Gene Mueller's Higher Life: Monster Jam & Children's Hospital

CREATED Nov 2, 2012

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MILWAUKEE – It started with a question--what's this Monster Jam stuff all about?

It ends with an answer that has a little to do with dirt and danger, exhaust and excitement but a lot to say about some of the drivers, what they do for the towns they they live “The Higher Life.”


You see the ads.


You hear the roar.


Some of you even go to the shows.


The Monster Jam circuit came to Milwaukee earlier this month and it led me to wonder--what is this?  Is it a sport?  Is it just folks driving around in the mud in oversized pickup trucks?   Does someone win at the end of the night?


A simple blog asking these very innocent questions brought a tempting invite from the folks at the BMO Harris Bradley Center--they, in fact, wanted to plan my whole week from watching the dirt getting loaded in to an actual Monster Jam to attending one of the shows.   Something else leapt off the page--a visit some of the drivers were making to Children's Hospital as part of the “Beads of Courage” campaign.


“’Beads of Courage’ is an amazing program,” says Leslie Scott who is a certified child life specialist at Children's. “The patients at the hospital are able to get a bead for if they have surgery, if they have an IV placed, if they have an IV removed, any lines or just any major event that happens here at the hospital – their clinic visits, their overnight stays. It’s a concrete way for kids to document their hospital journey.”


Kids like three year old Michael Wilcox of Oak Creek.  He's had two heart surgeries and now is battling tonsillitis.   He, his mom and his dad Michael were there, front and center, when a pair of Monster Jam drivers dropped by with beads, toy trucks and other Monster Jam swag.


“He hasn’t been eating or drinking,” says Michael Wilcox. “All week he saw the advertisement for Monster Truck. I figured that if he could see the trucks and stuff, that he would be able to eat, maybe just motivate him for something, just to keep his mind off what he’s going through, you know.”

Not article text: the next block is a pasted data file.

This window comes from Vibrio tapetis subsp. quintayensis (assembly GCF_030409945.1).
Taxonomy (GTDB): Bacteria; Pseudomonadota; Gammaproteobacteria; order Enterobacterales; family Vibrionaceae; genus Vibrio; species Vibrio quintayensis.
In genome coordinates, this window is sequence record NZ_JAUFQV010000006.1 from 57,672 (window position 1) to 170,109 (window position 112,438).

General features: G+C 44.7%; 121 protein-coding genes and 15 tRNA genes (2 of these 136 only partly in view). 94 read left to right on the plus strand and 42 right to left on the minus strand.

“Monster Jam has actually partnered up with ‘Beads of Courage’,” says Scott, “And they are going around to all the hospitals that have ‘Beads of Courage’ programs. The kids are able to meet the drivers and actually string beads that are specifically for Monster Jam, so there’s like a monster-truck bead, one for really enjoying the noise, and I think there’s a like race-fan bead. It’s very cool.”


Driver Allison Patrick was just hours from her first ever turn behind the wheel at a Monster Jam show but found time to do beads and meet with the kids at Children's. “This is my first time to come to the hospital for ‘Beads of Courage’ and it’s really exciting,” says Patrick. “I know these kids have to go through a lot, and it’s nice for outsiders to come in here and give them stuff to help them out a little bit.”


Allison knows, because she has another life away from the Monster Jam circuit. “When I’m not here, I’m actually an ICU nurse, so it helps to come in here. I kind of know what they are going through, so it’s nice to understand both sides of it: to help them and to go help them with their treatment and what not, and then to come in here and give them these beads. It helps them out, too.”


So what is Monster Jam about?   Sure, it's drivers and dirt, exhaust and excitement.   What else does it involve?  Drivers, taking time, visiting kids they may never see again, giving families encouragement and sick children inspiration as they battle some very grown up conditions...proof, indeed, that they're living “a higher life.”


This is the second year Monster Jam teamed up with the “Beads of Courage” program, visiting kids in nine states so far.   Find out more at